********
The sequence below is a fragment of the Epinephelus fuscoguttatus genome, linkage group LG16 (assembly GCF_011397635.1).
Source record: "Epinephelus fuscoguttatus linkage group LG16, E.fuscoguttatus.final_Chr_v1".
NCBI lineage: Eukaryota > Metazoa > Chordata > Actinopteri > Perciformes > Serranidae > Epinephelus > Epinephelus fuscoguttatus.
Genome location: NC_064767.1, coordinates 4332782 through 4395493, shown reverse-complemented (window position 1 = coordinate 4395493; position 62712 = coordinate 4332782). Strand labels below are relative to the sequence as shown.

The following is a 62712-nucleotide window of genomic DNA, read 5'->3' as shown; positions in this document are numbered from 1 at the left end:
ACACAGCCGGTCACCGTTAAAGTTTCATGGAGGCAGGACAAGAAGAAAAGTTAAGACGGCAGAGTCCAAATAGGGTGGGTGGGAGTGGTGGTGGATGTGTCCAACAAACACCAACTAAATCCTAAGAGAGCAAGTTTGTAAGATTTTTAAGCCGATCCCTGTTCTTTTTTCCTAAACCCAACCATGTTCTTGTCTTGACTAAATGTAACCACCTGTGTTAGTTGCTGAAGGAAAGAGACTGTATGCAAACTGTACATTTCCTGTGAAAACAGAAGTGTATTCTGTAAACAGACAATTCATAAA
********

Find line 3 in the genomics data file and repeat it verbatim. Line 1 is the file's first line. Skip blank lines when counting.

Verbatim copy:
NCBI lineage: Eukaryota > Metazoa > Chordata > Actinopteri > Perciformes > Serranidae > Epinephelus > Epinephelus fuscoguttatus.